Women's health information package: Victorian bushfires - disaster situations

Women Australia Victoria
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Research shows that gender inequalities exist in disaster and emergency situations. While there are significant differences between women in different social locations, women as a whole are more likely than men at the time of an extreme environmental event to:

• live below the poverty line
• rely upon state supported social services
• lack savings, credit, insurance
• lack inheritance rights, land rights, control
• be unemployed or work in the informal economy
• be self-employed, home-based, contingent workers
• reside alone, be rearing children alone
• depend on functioning caregiving systems
• depend on public transportation, travel with dependents
• reside in public housing, mobile homes, rental housing, informal settlements
• live at risk of assault and abuse, be displaced into domestic violence shelters
• be responsible for others (family, kin, neighbors) as paid and unpaid caregivers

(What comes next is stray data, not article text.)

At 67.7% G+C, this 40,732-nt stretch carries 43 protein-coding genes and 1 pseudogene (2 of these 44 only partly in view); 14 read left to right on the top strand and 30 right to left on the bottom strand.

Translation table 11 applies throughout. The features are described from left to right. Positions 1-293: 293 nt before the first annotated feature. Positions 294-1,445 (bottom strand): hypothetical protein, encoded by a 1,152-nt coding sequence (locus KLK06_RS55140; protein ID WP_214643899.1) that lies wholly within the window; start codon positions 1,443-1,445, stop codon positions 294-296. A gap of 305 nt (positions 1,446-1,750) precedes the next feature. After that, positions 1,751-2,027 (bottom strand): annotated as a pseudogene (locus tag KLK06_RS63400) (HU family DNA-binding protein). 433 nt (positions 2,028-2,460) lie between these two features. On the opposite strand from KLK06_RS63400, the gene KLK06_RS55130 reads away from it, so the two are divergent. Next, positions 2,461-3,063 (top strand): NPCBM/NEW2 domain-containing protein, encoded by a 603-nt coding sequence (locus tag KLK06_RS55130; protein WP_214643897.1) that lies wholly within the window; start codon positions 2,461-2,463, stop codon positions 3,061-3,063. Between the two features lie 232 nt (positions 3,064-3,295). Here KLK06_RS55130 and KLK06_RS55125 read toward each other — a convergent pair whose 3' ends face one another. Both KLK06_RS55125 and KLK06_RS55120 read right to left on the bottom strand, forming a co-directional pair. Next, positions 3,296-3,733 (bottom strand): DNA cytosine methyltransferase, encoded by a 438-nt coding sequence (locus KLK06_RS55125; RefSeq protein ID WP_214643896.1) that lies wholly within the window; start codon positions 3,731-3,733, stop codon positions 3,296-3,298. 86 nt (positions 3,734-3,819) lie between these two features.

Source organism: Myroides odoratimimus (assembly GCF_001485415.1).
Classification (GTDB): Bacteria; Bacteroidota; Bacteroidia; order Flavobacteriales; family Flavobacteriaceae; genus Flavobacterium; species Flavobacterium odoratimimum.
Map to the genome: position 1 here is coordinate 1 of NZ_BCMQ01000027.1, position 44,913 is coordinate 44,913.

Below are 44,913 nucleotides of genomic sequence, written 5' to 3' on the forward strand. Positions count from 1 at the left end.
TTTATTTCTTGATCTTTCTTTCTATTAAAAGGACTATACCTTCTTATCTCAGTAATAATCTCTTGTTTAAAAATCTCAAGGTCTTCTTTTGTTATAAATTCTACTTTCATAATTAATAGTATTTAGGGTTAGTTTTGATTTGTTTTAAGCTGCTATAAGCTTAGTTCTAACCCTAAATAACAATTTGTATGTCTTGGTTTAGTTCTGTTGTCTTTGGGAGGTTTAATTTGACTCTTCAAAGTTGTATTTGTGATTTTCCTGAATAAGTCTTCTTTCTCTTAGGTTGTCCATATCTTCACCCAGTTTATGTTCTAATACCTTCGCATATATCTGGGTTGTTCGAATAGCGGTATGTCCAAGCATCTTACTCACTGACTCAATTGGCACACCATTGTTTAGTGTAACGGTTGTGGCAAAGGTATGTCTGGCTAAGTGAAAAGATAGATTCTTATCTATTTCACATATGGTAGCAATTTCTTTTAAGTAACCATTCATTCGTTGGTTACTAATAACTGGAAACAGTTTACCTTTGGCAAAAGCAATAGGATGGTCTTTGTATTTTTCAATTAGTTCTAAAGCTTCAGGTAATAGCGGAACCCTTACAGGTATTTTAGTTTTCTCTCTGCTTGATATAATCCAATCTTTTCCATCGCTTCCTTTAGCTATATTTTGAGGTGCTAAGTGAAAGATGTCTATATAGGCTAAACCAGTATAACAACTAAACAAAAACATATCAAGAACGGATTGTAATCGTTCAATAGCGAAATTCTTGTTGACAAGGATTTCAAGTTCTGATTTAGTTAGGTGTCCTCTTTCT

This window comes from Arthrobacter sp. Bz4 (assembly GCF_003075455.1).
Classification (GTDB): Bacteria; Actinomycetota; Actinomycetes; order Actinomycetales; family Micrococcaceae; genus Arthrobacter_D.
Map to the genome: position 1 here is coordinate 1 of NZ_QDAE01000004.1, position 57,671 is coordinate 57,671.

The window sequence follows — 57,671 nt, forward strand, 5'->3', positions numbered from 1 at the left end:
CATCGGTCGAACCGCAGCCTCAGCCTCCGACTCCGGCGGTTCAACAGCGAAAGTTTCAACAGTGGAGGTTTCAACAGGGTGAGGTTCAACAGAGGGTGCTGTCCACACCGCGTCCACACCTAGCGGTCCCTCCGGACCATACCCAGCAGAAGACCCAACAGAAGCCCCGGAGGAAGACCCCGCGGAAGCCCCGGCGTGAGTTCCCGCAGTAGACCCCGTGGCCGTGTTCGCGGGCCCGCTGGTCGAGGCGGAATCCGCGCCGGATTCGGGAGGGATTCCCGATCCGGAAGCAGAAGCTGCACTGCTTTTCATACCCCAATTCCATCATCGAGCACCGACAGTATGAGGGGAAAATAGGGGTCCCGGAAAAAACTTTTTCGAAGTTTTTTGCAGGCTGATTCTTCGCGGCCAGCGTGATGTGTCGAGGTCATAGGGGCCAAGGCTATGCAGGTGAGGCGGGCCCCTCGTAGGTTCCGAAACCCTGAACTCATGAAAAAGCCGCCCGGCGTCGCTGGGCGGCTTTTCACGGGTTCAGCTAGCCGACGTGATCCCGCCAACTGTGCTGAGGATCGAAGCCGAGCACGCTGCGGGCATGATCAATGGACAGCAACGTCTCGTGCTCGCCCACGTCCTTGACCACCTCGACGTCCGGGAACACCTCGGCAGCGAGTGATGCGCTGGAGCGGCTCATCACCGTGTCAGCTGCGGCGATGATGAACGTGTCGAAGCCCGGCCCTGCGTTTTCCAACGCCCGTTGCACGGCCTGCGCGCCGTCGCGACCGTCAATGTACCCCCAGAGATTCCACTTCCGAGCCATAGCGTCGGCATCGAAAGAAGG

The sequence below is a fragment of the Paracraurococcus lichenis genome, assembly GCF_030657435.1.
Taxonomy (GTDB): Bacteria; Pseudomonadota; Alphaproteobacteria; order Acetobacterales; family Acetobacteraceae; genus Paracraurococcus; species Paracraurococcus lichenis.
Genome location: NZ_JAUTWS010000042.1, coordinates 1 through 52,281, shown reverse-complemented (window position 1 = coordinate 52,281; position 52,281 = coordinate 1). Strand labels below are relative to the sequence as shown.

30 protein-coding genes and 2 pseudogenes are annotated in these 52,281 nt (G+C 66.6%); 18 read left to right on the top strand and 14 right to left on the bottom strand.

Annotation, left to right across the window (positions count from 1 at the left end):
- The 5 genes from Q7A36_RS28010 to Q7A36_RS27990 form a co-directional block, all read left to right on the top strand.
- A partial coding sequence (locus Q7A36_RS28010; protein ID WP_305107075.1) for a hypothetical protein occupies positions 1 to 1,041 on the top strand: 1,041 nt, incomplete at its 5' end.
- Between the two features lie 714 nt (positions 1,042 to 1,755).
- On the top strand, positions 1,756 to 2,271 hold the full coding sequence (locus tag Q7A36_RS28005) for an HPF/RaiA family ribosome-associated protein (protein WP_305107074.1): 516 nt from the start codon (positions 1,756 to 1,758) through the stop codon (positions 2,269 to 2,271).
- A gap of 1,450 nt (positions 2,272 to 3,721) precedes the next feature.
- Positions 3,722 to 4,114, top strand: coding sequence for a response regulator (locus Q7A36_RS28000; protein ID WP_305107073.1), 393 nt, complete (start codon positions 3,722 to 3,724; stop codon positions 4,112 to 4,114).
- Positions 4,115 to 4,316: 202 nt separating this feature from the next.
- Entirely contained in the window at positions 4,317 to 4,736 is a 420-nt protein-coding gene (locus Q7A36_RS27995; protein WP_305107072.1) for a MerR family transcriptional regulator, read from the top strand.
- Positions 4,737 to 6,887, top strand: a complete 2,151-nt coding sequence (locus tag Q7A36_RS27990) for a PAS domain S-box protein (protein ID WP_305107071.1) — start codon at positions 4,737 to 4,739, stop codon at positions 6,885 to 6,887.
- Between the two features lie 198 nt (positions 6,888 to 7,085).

• physically depend on others due to late pregnancy, recent childbirth, age, chronic illness
• be living with disabilities, chronic illness
• be subject to gender norms controlling mobility and use of public space
• be subject to male authority in the household regarding use of emergency assistance assets and key decisions about evacuation and relocation

This document provides resources on gender research as it applies to disasters and it also supplies resources and links to web pages for disaster prevention information that focuses on gender. The inclusion of this information is aimed at raising awareness about inequality and the gendered nature of disaster experience. It is hoped that this information will help to facilitate equality in the recovery and reconstruction process, and that it may be used and built upon for future learning and emergency management purposes.

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